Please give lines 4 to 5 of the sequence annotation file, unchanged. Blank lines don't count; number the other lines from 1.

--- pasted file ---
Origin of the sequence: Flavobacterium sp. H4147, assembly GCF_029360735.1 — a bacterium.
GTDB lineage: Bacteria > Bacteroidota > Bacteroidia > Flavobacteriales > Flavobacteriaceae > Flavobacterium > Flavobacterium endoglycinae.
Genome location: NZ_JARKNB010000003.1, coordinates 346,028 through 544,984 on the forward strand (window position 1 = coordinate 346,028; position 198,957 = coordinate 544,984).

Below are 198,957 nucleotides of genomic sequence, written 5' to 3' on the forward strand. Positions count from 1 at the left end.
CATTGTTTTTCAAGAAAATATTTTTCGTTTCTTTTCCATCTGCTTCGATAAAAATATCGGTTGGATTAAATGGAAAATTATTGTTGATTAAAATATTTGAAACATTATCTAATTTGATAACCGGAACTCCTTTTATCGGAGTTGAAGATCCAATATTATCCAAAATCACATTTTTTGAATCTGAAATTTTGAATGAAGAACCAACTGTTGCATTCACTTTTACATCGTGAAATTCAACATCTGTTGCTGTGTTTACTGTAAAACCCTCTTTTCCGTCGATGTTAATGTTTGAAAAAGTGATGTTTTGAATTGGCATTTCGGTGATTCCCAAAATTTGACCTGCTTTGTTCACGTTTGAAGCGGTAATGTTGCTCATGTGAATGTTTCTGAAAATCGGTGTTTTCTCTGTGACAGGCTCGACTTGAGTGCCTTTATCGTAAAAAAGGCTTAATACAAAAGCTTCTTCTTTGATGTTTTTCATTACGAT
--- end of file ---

Below are 198,957 nucleotides of genomic sequence, written 5' to 3' on the forward strand. Positions count from 1 at the left end.
CATTGTTTTTCAAGAAAATATTTTTCGTTTCTTTTCCATCTGCTTCGATAAAAATATCGGTTGGATTAAATGGAAAATTATTGTTGATTAAAATATTTGAAACATTATCTAATTTGATAACCGGAACTCCTTTTATCGGAGTTGAAGATCCAATATTATCCAAAATCACATTTTTTGAATCTGAAATTTTGAATGAAGAACCAACTGTTGCATTCACTTTTACATCGTGAAATTCAACATCTGTTGCTGTGTTTACTGTAAAACCCTCTTTTCCGTCGATGTTAATGTTTGAAAAAGTGATGTTTTGAATTGGCATTTCGGTGATTCCCAAAATTTGACCTGCTTTGTTCACGTTTGAAGCGGTAATGTTGCTCATGTGAATGTTTCTGAAAATCGGTGTTTTCTCTGTGACAGGCTCGACTTGAGTGCCTTTATCGTAAAAAAGGCTTAATACAAAAGCTTCTTCTTTGATGTTTTTCATTACGAT